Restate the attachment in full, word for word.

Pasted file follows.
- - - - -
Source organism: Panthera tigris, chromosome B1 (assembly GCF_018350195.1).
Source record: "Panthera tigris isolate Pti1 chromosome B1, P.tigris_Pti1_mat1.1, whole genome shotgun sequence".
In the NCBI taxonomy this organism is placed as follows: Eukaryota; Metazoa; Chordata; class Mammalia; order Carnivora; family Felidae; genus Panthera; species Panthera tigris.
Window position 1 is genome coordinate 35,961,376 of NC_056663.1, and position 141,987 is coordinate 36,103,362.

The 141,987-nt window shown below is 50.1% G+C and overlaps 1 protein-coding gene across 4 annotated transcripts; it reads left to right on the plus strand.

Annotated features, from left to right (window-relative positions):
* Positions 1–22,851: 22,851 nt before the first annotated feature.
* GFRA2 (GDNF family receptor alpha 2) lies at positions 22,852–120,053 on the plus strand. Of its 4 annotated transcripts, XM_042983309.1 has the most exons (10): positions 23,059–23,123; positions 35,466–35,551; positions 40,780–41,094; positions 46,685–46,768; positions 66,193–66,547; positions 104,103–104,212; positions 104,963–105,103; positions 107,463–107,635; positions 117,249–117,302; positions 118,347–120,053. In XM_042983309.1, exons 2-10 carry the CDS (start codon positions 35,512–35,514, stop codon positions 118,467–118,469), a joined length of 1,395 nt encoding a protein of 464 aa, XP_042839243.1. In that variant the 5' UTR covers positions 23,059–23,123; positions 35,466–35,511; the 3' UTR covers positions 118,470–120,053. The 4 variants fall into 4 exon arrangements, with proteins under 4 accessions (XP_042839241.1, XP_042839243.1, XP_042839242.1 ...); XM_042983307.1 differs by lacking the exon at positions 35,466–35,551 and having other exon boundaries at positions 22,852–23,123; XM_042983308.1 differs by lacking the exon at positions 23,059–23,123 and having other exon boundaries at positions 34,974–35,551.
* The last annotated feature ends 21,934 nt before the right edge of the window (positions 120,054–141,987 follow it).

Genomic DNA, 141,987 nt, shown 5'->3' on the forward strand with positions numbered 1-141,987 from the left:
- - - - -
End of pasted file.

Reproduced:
Source organism: Panthera tigris, chromosome B1 (assembly GCF_018350195.1).
Source record: "Panthera tigris isolate Pti1 chromosome B1, P.tigris_Pti1_mat1.1, whole genome shotgun sequence".
In the NCBI taxonomy this organism is placed as follows: Eukaryota; Metazoa; Chordata; class Mammalia; order Carnivora; family Felidae; genus Panthera; species Panthera tigris.
Window position 1 is genome coordinate 35,961,376 of NC_056663.1, and position 141,987 is coordinate 36,103,362.

The 141,987-nt window shown below is 50.1% G+C and overlaps 1 protein-coding gene across 4 annotated transcripts; it reads left to right on the plus strand.

Annotated features, from left to right (window-relative positions):
* Positions 1–22,851: 22,851 nt before the first annotated feature.
* GFRA2 (GDNF family receptor alpha 2) lies at positions 22,852–120,053 on the plus strand. Of its 4 annotated transcripts, XM_042983309.1 has the most exons (10): positions 23,059–23,123; positions 35,466–35,551; positions 40,780–41,094; positions 46,685–46,768; positions 66,193–66,547; positions 104,103–104,212; positions 104,963–105,103; positions 107,463–107,635; positions 117,249–117,302; positions 118,347–120,053. In XM_042983309.1, exons 2-10 carry the CDS (start codon positions 35,512–35,514, stop codon positions 118,467–118,469), a joined length of 1,395 nt encoding a protein of 464 aa, XP_042839243.1. In that variant the 5' UTR covers positions 23,059–23,123; positions 35,466–35,511; the 3' UTR covers positions 118,470–120,053. The 4 variants fall into 4 exon arrangements, with proteins under 4 accessions (XP_042839241.1, XP_042839243.1, XP_042839242.1 ...); XM_042983307.1 differs by lacking the exon at positions 35,466–35,551 and having other exon boundaries at positions 22,852–23,123; XM_042983308.1 differs by lacking the exon at positions 23,059–23,123 and having other exon boundaries at positions 34,974–35,551.
* The last annotated feature ends 21,934 nt before the right edge of the window (positions 120,054–141,987 follow it).

Genomic DNA, 141,987 nt, shown 5'->3' on the forward strand with positions numbered 1-141,987 from the left: